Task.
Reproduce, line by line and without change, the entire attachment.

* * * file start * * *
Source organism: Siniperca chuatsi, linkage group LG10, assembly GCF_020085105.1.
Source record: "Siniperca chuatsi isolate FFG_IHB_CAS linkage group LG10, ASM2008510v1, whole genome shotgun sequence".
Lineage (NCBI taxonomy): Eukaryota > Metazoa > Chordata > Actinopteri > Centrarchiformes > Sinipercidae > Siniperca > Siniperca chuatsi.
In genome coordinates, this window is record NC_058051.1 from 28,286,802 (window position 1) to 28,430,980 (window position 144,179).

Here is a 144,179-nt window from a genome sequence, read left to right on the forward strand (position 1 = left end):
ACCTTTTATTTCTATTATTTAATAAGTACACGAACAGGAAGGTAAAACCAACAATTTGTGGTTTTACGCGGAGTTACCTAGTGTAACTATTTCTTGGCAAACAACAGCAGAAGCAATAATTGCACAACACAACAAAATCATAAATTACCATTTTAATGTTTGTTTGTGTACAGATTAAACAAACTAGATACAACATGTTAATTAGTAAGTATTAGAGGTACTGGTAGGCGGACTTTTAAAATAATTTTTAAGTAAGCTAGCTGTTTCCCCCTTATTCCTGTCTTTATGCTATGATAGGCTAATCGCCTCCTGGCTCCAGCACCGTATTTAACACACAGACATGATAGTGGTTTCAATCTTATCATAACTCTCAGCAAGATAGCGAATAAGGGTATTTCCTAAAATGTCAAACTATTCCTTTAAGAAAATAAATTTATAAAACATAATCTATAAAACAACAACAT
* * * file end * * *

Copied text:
Source organism: Siniperca chuatsi, linkage group LG10, assembly GCF_020085105.1.
Source record: "Siniperca chuatsi isolate FFG_IHB_CAS linkage group LG10, ASM2008510v1, whole genome shotgun sequence".
Lineage (NCBI taxonomy): Eukaryota > Metazoa > Chordata > Actinopteri > Centrarchiformes > Sinipercidae > Siniperca > Siniperca chuatsi.
In genome coordinates, this window is record NC_058051.1 from 28,286,802 (window position 1) to 28,430,980 (window position 144,179).

Here is a 144,179-nt window from a genome sequence, read left to right on the forward strand (position 1 = left end):
ACCTTTTATTTCTATTATTTAATAAGTACACGAACAGGAAGGTAAAACCAACAATTTGTGGTTTTACGCGGAGTTACCTAGTGTAACTATTTCTTGGCAAACAACAGCAGAAGCAATAATTGCACAACACAACAAAATCATAAATTACCATTTTAATGTTTGTTTGTGTACAGATTAAACAAACTAGATACAACATGTTAATTAGTAAGTATTAGAGGTACTGGTAGGCGGACTTTTAAAATAATTTTTAAGTAAGCTAGCTGTTTCCCCCTTATTCCTGTCTTTATGCTATGATAGGCTAATCGCCTCCTGGCTCCAGCACCGTATTTAACACACAGACATGATAGTGGTTTCAATCTTATCATAACTCTCAGCAAGATAGCGAATAAGGGTATTTCCTAAAATGTCAAACTATTCCTTTAAGAAAATAAATTTATAAAACATAATCTATAAAACAACAACAT